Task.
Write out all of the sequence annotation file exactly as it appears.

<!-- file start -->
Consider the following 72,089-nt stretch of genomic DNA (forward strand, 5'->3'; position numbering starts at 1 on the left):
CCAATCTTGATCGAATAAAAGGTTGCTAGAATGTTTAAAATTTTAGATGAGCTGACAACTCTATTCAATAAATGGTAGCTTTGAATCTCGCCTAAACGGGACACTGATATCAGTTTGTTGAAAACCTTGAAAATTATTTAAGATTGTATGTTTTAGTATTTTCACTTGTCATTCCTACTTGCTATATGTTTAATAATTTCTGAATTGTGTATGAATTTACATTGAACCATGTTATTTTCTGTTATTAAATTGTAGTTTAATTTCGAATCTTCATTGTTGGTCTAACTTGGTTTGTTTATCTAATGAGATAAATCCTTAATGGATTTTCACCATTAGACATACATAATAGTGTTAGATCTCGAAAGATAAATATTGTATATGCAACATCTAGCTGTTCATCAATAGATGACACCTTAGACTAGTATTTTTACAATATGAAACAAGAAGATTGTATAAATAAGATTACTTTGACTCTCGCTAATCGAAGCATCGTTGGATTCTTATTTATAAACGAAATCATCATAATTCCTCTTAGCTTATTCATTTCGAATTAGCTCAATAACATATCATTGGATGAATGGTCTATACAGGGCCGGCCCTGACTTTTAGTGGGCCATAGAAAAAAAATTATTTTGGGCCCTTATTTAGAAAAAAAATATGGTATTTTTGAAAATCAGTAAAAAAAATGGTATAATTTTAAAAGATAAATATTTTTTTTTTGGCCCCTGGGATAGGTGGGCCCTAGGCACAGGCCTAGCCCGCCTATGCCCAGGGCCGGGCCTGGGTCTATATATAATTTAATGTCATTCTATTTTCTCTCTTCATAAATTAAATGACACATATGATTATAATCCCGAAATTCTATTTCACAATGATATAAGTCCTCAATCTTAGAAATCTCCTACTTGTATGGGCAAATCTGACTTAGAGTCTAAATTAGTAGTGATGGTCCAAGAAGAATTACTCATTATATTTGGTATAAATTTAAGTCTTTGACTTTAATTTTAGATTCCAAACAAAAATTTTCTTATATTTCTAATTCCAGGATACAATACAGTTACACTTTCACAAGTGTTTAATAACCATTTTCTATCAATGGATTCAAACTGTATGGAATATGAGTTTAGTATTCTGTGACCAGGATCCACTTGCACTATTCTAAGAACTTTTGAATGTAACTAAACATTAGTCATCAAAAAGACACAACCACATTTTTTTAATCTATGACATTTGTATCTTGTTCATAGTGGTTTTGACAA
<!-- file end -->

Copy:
Consider the following 72,089-nt stretch of genomic DNA (forward strand, 5'->3'; position numbering starts at 1 on the left):
CCAATCTTGATCGAATAAAAGGTTGCTAGAATGTTTAAAATTTTAGATGAGCTGACAACTCTATTCAATAAATGGTAGCTTTGAATCTCGCCTAAACGGGACACTGATATCAGTTTGTTGAAAACCTTGAAAATTATTTAAGATTGTATGTTTTAGTATTTTCACTTGTCATTCCTACTTGCTATATGTTTAATAATTTCTGAATTGTGTATGAATTTACATTGAACCATGTTATTTTCTGTTATTAAATTGTAGTTTAATTTCGAATCTTCATTGTTGGTCTAACTTGGTTTGTTTATCTAATGAGATAAATCCTTAATGGATTTTCACCATTAGACATACATAATAGTGTTAGATCTCGAAAGATAAATATTGTATATGCAACATCTAGCTGTTCATCAATAGATGACACCTTAGACTAGTATTTTTACAATATGAAACAAGAAGATTGTATAAATAAGATTACTTTGACTCTCGCTAATCGAAGCATCGTTGGATTCTTATTTATAAACGAAATCATCATAATTCCTCTTAGCTTATTCATTTCGAATTAGCTCAATAACATATCATTGGATGAATGGTCTATACAGGGCCGGCCCTGACTTTTAGTGGGCCATAGAAAAAAAATTATTTTGGGCCCTTATTTAGAAAAAAAATATGGTATTTTTGAAAATCAGTAAAAAAAATGGTATAATTTTAAAAGATAAATATTTTTTTTTTGGCCCCTGGGATAGGTGGGCCCTAGGCACAGGCCTAGCCCGCCTATGCCCAGGGCCGGGCCTGGGTCTATATATAATTTAATGTCATTCTATTTTCTCTCTTCATAAATTAAATGACACATATGATTATAATCCCGAAATTCTATTTCACAATGATATAAGTCCTCAATCTTAGAAATCTCCTACTTGTATGGGCAAATCTGACTTAGAGTCTAAATTAGTAGTGATGGTCCAAGAAGAATTACTCATTATATTTGGTATAAATTTAAGTCTTTGACTTTAATTTTAGATTCCAAACAAAAATTTTCTTATATTTCTAATTCCAGGATACAATACAGTTACACTTTCACAAGTGTTTAATAACCATTTTCTATCAATGGATTCAAACTGTATGGAATATGAGTTTAGTATTCTGTGACCAGGATCCACTTGCACTATTCTAAGAACTTTTGAATGTAACTAAACATTAGTCATCAAAAAGACACAACCACATTTTTTTAATCTATGACATTTGTATCTTGTTCATAGTGGTTTTGACAA